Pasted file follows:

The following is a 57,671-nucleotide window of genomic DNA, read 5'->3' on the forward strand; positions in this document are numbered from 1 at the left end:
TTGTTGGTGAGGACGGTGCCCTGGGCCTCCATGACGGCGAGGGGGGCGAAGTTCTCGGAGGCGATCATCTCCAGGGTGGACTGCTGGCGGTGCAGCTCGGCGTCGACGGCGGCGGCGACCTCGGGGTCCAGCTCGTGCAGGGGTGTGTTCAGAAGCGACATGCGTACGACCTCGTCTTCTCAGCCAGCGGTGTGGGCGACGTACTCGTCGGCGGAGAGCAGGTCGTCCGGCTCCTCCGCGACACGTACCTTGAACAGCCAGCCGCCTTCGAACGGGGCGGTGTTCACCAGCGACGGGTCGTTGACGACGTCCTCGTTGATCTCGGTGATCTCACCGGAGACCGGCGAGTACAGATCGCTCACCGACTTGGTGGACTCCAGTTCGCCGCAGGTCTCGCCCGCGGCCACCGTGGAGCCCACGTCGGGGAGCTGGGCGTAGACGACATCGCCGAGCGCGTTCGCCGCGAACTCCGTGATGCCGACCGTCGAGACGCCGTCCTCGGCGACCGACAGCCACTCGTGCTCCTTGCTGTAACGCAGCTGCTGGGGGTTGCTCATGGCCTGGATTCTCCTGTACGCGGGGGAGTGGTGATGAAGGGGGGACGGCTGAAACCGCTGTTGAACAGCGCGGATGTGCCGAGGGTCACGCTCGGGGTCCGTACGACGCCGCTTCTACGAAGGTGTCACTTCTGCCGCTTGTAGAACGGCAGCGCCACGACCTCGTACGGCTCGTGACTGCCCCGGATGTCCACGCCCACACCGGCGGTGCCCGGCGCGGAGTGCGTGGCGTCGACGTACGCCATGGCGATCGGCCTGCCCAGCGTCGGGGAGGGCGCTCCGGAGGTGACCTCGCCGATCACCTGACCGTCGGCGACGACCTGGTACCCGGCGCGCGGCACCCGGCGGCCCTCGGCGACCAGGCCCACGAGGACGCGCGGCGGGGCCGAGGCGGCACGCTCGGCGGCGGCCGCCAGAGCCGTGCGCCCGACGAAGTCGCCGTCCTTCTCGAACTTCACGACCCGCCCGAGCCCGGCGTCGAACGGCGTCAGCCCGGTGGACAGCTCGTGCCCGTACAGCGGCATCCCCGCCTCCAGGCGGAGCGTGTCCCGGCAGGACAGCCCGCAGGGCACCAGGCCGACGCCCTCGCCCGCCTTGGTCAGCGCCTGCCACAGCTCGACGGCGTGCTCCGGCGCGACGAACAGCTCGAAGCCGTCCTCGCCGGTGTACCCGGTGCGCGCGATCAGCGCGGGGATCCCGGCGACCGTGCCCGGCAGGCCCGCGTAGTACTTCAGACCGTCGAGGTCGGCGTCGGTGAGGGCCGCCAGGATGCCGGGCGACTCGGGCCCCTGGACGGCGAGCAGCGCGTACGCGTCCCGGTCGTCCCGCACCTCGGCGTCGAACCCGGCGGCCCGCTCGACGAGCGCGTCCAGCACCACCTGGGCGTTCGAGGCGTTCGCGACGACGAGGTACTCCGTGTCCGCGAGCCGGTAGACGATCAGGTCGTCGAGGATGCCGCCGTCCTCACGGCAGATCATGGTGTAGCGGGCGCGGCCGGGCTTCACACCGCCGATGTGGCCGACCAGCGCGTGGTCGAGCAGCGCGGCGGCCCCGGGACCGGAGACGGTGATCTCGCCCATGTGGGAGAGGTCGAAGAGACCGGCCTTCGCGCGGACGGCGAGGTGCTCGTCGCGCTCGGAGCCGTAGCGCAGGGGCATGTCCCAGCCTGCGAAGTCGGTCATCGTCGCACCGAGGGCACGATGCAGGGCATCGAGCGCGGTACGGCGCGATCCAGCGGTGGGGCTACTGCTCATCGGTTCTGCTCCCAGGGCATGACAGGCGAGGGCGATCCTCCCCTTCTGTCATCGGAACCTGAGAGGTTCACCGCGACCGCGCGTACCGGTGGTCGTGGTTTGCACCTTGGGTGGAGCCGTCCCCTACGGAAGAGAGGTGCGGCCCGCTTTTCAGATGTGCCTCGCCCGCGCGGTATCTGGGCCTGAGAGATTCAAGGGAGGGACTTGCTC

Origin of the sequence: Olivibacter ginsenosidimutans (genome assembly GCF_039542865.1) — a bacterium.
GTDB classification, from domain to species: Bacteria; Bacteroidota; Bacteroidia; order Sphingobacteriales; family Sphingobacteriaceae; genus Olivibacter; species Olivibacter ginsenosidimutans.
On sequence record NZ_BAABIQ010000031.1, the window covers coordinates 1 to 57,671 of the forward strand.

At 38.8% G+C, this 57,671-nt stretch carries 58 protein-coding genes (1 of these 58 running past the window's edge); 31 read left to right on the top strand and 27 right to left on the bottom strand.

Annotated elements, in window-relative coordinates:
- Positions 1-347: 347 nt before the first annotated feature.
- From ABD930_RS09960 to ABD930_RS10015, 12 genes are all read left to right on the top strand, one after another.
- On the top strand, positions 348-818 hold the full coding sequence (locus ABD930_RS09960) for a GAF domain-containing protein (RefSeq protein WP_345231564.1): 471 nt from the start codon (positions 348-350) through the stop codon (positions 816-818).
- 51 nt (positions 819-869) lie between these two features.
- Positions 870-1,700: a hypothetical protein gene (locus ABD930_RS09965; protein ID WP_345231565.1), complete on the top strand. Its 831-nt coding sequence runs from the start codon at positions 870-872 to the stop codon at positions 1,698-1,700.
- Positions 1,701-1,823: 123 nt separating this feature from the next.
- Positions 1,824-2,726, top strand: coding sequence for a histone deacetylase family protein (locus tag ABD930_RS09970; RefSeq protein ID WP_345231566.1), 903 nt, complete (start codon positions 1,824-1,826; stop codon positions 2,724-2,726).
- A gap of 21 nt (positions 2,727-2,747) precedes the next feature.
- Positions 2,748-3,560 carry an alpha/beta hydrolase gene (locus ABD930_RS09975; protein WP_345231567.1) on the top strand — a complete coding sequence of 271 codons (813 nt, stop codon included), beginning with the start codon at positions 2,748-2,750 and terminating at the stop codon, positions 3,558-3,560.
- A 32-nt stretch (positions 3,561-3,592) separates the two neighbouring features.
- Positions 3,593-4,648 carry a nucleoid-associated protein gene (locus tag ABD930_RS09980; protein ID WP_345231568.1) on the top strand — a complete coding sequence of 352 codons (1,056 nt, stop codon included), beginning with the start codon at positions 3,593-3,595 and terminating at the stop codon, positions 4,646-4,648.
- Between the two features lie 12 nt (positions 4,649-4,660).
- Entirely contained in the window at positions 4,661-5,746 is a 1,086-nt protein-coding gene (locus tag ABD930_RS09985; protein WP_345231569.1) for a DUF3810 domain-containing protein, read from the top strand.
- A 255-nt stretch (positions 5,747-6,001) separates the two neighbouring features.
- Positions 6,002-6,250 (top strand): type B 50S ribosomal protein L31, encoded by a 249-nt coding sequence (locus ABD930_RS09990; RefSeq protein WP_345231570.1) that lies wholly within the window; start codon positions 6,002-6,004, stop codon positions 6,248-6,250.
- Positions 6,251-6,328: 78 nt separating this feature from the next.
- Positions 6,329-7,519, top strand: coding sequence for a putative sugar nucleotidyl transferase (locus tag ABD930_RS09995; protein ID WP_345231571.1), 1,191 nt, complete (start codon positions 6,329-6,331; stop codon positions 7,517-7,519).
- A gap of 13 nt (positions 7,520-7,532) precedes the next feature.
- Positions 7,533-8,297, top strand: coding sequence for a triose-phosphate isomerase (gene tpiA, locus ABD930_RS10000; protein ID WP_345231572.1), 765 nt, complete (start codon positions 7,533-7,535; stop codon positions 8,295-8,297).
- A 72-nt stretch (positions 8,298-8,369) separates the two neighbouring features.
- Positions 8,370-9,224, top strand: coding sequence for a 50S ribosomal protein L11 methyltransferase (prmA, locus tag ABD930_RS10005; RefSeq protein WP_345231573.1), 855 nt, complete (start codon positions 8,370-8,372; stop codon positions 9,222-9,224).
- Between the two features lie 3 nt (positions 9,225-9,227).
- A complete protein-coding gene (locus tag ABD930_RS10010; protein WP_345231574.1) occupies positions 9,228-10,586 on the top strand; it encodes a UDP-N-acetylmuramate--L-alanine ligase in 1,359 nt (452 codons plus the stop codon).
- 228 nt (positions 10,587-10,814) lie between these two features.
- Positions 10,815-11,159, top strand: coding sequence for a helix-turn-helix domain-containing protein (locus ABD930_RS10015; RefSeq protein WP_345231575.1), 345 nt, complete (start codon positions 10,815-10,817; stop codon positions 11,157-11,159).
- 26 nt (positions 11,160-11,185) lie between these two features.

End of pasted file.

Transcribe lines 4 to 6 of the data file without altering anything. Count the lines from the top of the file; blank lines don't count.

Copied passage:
GTDB classification, from domain to species: Bacteria; Bacteroidota; Bacteroidia; order Sphingobacteriales; family Sphingobacteriaceae; genus Olivibacter; species Olivibacter ginsenosidimutans.
On sequence record NZ_BAABIQ010000031.1, the window covers coordinates 1 to 57,671 of the forward strand.

At 38.8% G+C, this 57,671-nt stretch carries 58 protein-coding genes (1 of these 58 running past the window's edge); 31 read left to right on the top strand and 27 right to left on the bottom strand.